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DmC: Devil May Cry Preview

by Diogo Miguel July 18, 2012

It’s incredible to see that the mere sight of a different hair colour could create such a fan uproar. That is exactly what happened when Capcom first showed the younger Dante, in the upcoming Devil May Cry prequel. Fans were also not sure that Ninja Theory could live up to the high expectations set by the previous Devil May Cry video-games. It’s a huge gamble but will DmC end up being a good decision for Capcom?

Dante’s adventure takes place in Limbo City, where nothing is what it seems. On the surface, it’s just like every other city, but it holds some rather dark secrets. This is a city of demons and they aren’t too pleased to spot Dante on one of their CCTV eye cameras. It all starts to get exciting once Dante is pulled into Limbo, which is what the city really looks like beneath the elaborate smoking mirror, set up to deceive its human population.

Limbo is unlike any other city when compared to the cities in most other video-games. It’s more like a living creature that will sacrifice itself, to desperately protect the many dark secrets contained within it. On many instances, building walls tried to crush Dante, and the floor itself opened up, in an attempt to make Dante fall. It’s an interesting premise considering that it’s not often that a city tries to destroy the main character. It has even been said that anything that changes in Limbo will also potentially change Limbo City.

It’s certainly fascinating to think that only Dante can enter Limbo, but his new sidekick Kat can also see it to a certain extent. Kat is a mysterious new character that almost seems too out of place, in the wacky world of Devil May Cry. Her interactions with Dante suggest that she is a reliable ally though. But don’t worry because Dante is still the same rebel that fans are used to.

There’s a couple of obstacles that Dante must destroy to progress. One of these is the CCTV eye cameras, which will restrain Dante within a section. This creates the possibility to include platform sections. These consist of platforms that Dante creates by pulling them out. Dante’s demon side allows him to pull out these platforms.

Then he can use his angel powers to get up to a platform. This works extremely well since demon/angel powers each use one side of the controller. So it’s very easy to instinctively use one of the angel powers, since they are all mapped to buttons on the left side of a controller.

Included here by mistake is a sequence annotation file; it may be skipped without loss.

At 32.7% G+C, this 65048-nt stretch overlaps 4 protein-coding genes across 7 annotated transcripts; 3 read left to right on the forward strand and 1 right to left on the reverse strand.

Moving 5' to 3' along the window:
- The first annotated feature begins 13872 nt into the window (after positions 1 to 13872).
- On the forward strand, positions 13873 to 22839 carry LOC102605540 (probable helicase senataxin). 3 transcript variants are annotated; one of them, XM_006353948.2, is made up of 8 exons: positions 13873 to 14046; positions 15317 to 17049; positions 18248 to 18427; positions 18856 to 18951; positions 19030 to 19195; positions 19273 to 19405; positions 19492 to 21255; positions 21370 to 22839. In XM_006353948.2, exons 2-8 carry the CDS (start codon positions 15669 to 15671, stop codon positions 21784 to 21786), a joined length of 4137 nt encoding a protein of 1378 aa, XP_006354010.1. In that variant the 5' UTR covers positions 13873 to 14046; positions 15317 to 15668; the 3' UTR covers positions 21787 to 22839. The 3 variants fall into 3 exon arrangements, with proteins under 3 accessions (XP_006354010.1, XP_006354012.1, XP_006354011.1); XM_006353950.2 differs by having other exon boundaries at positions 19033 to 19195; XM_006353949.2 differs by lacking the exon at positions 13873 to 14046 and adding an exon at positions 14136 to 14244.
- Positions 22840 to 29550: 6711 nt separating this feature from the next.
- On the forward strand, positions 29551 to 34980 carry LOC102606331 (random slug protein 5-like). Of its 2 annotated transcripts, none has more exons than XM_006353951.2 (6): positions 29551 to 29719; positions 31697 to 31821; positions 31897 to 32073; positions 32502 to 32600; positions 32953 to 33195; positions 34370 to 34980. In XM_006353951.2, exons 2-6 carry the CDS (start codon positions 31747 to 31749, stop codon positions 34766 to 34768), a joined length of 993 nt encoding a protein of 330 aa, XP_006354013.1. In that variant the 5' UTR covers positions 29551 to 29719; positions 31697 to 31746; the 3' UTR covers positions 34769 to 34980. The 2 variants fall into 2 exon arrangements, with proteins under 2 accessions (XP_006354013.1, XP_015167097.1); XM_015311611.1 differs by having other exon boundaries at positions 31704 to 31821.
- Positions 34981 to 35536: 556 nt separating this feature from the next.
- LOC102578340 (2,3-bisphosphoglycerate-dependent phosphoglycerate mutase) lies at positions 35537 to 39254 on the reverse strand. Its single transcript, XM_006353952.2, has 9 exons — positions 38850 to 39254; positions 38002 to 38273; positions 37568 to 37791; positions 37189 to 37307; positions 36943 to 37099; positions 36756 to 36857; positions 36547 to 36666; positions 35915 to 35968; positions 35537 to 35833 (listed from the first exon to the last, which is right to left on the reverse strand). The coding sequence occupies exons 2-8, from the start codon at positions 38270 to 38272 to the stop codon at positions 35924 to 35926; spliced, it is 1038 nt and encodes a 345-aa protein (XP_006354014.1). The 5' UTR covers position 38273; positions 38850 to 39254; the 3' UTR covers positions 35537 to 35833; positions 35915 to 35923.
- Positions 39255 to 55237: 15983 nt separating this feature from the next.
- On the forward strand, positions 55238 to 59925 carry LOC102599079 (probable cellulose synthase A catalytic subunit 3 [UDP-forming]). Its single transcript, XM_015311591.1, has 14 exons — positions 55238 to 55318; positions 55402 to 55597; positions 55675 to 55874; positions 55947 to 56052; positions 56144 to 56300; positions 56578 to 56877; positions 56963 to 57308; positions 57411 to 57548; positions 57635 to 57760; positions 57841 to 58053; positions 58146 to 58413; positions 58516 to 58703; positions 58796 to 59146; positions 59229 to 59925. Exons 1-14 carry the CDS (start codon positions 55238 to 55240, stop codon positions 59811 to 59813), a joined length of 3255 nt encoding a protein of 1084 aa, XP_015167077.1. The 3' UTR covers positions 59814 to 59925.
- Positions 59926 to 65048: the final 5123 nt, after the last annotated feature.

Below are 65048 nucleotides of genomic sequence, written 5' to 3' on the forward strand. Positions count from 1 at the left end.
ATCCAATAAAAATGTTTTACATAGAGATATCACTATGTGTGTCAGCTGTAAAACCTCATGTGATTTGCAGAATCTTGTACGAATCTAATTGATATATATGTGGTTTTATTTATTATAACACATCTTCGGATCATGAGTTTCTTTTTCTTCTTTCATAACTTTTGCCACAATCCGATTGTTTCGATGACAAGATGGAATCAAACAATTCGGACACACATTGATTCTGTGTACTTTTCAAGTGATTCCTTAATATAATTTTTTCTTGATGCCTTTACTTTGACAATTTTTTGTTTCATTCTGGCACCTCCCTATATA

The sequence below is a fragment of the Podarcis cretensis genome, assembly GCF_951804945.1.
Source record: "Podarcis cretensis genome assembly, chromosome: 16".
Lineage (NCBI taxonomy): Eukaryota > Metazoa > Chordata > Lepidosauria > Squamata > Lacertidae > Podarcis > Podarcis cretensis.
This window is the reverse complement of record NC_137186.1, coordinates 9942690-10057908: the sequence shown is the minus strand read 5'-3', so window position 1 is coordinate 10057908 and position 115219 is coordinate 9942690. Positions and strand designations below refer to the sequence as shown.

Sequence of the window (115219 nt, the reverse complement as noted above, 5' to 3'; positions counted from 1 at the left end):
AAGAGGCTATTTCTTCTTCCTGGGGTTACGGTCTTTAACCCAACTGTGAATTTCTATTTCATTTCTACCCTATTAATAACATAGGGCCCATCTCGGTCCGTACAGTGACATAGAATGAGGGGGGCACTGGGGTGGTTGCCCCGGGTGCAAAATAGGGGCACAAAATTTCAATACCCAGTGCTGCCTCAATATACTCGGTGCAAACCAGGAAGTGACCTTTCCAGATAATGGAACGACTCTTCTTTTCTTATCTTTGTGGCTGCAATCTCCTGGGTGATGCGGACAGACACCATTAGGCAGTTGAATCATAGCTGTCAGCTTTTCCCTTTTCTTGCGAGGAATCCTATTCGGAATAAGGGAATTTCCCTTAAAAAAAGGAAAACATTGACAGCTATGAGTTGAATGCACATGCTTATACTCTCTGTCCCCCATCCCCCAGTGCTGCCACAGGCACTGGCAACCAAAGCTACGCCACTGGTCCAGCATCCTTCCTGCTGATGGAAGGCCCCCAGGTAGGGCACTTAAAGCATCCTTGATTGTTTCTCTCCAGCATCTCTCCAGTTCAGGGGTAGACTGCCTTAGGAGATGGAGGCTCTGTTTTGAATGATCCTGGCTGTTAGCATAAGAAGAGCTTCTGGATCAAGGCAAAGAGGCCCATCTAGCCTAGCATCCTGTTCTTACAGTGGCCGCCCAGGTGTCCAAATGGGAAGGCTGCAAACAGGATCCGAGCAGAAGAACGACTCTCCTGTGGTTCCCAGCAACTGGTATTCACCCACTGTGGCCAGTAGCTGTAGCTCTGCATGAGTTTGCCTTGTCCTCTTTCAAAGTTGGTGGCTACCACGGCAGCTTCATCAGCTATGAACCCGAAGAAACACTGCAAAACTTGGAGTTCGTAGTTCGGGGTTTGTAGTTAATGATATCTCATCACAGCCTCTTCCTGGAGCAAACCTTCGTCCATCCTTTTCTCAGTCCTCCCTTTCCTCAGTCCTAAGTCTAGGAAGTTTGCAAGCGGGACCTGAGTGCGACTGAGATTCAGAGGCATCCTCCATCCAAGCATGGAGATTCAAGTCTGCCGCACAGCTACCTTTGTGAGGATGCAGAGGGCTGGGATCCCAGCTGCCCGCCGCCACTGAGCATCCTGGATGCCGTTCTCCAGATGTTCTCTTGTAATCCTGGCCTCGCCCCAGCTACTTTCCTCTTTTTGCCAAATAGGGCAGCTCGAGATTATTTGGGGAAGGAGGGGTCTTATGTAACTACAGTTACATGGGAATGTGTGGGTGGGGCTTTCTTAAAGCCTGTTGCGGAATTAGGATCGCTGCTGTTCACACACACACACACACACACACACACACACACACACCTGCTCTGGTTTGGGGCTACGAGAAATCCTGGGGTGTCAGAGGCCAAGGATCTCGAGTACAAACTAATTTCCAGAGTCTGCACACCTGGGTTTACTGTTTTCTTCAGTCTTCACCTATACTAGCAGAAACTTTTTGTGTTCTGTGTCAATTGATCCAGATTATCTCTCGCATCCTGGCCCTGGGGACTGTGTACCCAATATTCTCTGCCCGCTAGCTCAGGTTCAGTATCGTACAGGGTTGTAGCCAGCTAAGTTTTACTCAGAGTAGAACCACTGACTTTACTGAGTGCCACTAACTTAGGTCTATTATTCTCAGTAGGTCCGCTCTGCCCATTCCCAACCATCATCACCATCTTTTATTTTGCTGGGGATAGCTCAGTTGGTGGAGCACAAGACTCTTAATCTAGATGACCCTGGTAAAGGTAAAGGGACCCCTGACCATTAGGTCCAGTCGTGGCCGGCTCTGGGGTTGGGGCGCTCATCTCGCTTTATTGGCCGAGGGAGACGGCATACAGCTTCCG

Demon powers are handy in certain areas, such as pulling out platform, but they are best used in combat. Another obstacle that Dante must face are the demons that literally manifest from the city environment. The demon powers proved far more useful when battling these demons. They come in handy, since for example a hammer like power makes it possible to break shields protecting some of the enemies.

Angel powers also have their uses during combat, but they are better adapted for the platform sections. A tricky area towards the end, where Dante must reach the other side of a cathedral, relies heavily on the angel powers. This section will make use of the ability to cover large gaps, by means of a boost jump, and swinging towards the end. These platform sections are enjoyable, and reminiscent of the original Devil May Cry.

Getting through some of the challenges presented in this short demo isn’t always easy. Particularly because they are often there to teach the player how to use the various abilities. So it means having to go through a fair amount of trial and error. Fortunately falling off edges, or even dying during combat, doesn’t heavily penalise players. It simply means spawning back to a fairly recent checkpoint. If the retail version is like this, then it will certainly appeal to less skilled players.

It’s not a Devil May Cry video-game without the combos. It’s much easier to build up impressive combos, thanks to the intuitive fighting control system. The dodge button is now even more important, due to the fact that it manages to guarantee avoiding being hit just about every time.

There’s also the traditional guns to defeat flying enemies. As usual, combos are ranked and only those that make efficient use of all the powers, can obtain the higher ranks. It all adds up to an overall score for each section, The scoring system has potential for some combo based fun. Specially if the retail version has online leader boards for the various levels.

Anyone still worried that DmC will end up being the black sheep of the series can relax. This actually feels a lot more like a back to basics; which makes sense since it’s a prequel. Recent releases like Devil May Cry 4 have become far too complicated. DmC avoids this issue by going back to the ideas that made the original Devil May Cry so addictive.

Is it really worth dismissing a prequel for a well known series, because the main character looks different? This short glimpse at Ninja Theory’s risky effort confirms that DmC is going into a promising new direction, that has potential for being one of 2013’s early pleasant surprises.

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